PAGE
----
I've been spending some time pondering his underlying suppositions, though- in particular his assertion that these two moralities, each supposedly fundamentally different, must inevitably lead people to polarized viewpoints that are so antagonistic that there's really no point in trying to harmoniously reconcile the two belief systems. In Krugman's view, it seems, the best that we can hope for is to recognize that there will always be these two opposing sets of moral beliefs, and then go about trying to learn to live with each other even though each side believes the other to be morally inferior and, thus, more or less undeserving of mutual respect (am I overstating Krugman's position? Maybe to a slight degree, but if so, not by much). Such thoughts, in a best case scenario, lead to a sort of truce or cease fire, with neither side ever really trusting or respecting the other because each believes that the other side is, at its core, simply wrong and flawed in some way. In this sort of world, it seems like we're destined to continually be at each other's throats, taking momentary respites to calm down (as in the wake of a mass shooting or the attempted assassination of an elected official) before slowly ratcheting up our rhetoric again until the next disastrous, priority-adjusting calamity occurs.
But I just can't buy the thought that Krugman can be right on this.
After all, I work, live, and hang out with conservative people with different political ideologies than my own every day- coworkers, friends, and family. I'm actually really close to some of them, and they're important people in my life. Am I only able to get along with these people because I avoid ever talking about politics or anything else that's important to me?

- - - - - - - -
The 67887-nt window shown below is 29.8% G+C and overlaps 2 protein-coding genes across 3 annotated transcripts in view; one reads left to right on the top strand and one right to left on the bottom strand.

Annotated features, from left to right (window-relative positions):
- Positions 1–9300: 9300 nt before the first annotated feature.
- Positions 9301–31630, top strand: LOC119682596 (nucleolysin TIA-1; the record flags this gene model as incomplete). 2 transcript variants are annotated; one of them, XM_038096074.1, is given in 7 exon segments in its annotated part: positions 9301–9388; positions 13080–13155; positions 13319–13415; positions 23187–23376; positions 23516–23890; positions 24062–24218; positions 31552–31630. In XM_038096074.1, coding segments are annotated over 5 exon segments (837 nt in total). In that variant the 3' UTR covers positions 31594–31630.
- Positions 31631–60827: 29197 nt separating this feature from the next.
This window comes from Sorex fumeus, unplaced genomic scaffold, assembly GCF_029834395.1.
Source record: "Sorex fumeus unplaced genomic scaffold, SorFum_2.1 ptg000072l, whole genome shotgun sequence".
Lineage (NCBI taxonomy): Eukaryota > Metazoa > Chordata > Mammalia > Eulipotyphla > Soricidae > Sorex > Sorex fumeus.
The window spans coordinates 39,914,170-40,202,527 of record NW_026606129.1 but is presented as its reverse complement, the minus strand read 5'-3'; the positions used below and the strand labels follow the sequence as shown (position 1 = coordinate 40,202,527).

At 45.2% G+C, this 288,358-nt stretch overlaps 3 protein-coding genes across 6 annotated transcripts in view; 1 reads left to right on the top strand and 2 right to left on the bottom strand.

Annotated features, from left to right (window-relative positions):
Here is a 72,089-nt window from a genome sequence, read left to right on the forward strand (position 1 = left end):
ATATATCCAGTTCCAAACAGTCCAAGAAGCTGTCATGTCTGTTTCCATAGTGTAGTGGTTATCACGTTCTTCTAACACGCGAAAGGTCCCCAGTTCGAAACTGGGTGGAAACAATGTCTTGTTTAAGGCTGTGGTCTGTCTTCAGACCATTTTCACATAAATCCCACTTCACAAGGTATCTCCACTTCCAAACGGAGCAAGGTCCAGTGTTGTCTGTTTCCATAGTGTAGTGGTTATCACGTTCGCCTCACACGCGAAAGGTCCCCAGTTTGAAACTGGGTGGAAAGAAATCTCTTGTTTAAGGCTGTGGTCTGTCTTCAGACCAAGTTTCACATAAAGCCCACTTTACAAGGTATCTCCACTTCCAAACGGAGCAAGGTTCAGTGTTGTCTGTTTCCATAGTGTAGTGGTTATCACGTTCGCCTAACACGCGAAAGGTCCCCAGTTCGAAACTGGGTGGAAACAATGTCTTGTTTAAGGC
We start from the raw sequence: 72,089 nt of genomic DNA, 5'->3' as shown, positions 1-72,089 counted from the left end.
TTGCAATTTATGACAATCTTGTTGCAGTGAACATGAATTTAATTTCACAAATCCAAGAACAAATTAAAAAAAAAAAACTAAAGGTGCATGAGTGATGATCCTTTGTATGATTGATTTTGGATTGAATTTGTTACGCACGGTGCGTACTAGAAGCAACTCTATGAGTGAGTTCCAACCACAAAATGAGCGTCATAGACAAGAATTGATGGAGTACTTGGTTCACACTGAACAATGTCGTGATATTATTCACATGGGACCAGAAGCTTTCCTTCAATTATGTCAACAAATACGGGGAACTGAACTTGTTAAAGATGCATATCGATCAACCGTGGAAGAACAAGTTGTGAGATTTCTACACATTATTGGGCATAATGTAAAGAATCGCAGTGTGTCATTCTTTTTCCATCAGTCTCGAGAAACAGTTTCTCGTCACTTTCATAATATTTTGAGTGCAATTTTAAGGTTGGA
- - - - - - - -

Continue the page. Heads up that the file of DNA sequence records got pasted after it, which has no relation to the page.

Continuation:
Now granted, as most readers of this blog know, I can get pretty worked up (and become pretty argumentative) when it comes to politics, but I still really can't bring myself to believe that I'm only able to live with the conservative people in my life because we avoid ever talking about important things.

Part of what I think that Krugman gets wrong is his characterization of morality and his assumption that we'll inevitably react in a certain way to reasoning which reaches different moral conclusions than our own. Part of what I, personally, think that this country needs is a greater willingness to respect and try to understand the moral reasoning of other people instead of simply passing judgment on others because the end product of that reasoning (in this case, their political views) ends up being different than our own.

Yeah, yeah. I know I'm often not all that great about this myself. But I'm trying to get better. Really!

What I'm saying is that, even though we may ultimately come to different conclusions as we work our way through moral problems, we ought to be able to have a greater degree of respect for another party's position if we can understand and respect the moral principles that they have applied in coming to their conclusion. If their reasoning is sound and they're basing their reasoning on rational principles (notice that I didn't say those principles had to be identical to our own), then we need to be able to give their judgments a fair amount of deference and at least treat their argument with respect. I know that this idea isn't exactly rocket science, but it just seems like we've really lost sight of these things somewhere along the way.